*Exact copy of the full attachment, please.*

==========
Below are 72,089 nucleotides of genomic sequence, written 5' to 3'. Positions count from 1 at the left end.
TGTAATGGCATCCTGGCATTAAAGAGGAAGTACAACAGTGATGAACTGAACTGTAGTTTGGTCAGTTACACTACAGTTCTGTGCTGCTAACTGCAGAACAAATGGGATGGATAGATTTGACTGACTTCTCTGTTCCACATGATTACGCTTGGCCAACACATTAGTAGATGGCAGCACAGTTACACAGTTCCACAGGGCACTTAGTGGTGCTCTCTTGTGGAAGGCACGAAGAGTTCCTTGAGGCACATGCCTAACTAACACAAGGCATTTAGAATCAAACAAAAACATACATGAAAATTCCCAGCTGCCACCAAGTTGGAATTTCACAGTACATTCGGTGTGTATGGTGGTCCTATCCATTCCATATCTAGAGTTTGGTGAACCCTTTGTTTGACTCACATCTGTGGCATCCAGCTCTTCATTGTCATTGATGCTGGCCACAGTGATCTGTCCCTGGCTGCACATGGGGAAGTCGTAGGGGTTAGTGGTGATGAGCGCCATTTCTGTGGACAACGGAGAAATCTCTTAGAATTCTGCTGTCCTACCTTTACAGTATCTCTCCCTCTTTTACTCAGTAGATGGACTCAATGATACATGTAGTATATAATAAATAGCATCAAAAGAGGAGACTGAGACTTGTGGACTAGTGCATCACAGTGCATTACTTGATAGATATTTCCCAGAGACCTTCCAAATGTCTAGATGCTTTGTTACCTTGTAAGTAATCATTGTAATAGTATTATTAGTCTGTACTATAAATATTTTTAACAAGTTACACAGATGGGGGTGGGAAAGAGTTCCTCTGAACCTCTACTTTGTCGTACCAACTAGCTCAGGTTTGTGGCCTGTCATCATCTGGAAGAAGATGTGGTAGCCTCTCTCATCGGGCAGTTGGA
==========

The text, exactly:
Below are 72,089 nucleotides of genomic sequence, written 5' to 3'. Positions count from 1 at the left end.
TGTAATGGCATCCTGGCATTAAAGAGGAAGTACAACAGTGATGAACTGAACTGTAGTTTGGTCAGTTACACTACAGTTCTGTGCTGCTAACTGCAGAACAAATGGGATGGATAGATTTGACTGACTTCTCTGTTCCACATGATTACGCTTGGCCAACACATTAGTAGATGGCAGCACAGTTACACAGTTCCACAGGGCACTTAGTGGTGCTCTCTTGTGGAAGGCACGAAGAGTTCCTTGAGGCACATGCCTAACTAACACAAGGCATTTAGAATCAAACAAAAACATACATGAAAATTCCCAGCTGCCACCAAGTTGGAATTTCACAGTACATTCGGTGTGTATGGTGGTCCTATCCATTCCATATCTAGAGTTTGGTGAACCCTTTGTTTGACTCACATCTGTGGCATCCAGCTCTTCATTGTCATTGATGCTGGCCACAGTGATCTGTCCCTGGCTGCACATGGGGAAGTCGTAGGGGTTAGTGGTGATGAGCGCCATTTCTGTGGACAACGGAGAAATCTCTTAGAATTCTGCTGTCCTACCTTTACAGTATCTCTCCCTCTTTTACTCAGTAGATGGACTCAATGATACATGTAGTATATAATAAATAGCATCAAAAGAGGAGACTGAGACTTGTGGACTAGTGCATCACAGTGCATTACTTGATAGATATTTCCCAGAGACCTTCCAAATGTCTAGATGCTTTGTTACCTTGTAAGTAATCATTGTAATAGTATTATTAGTCTGTACTATAAATATTTTTAACAAGTTACACAGATGGGGGTGGGAAAGAGTTCCTCTGAACCTCTACTTTGTCGTACCAACTAGCTCAGGTTTGTGGCCTGTCATCATCTGGAAGAAGATGTGGTAGCCTCTCTCATCGGGCAGTTGGA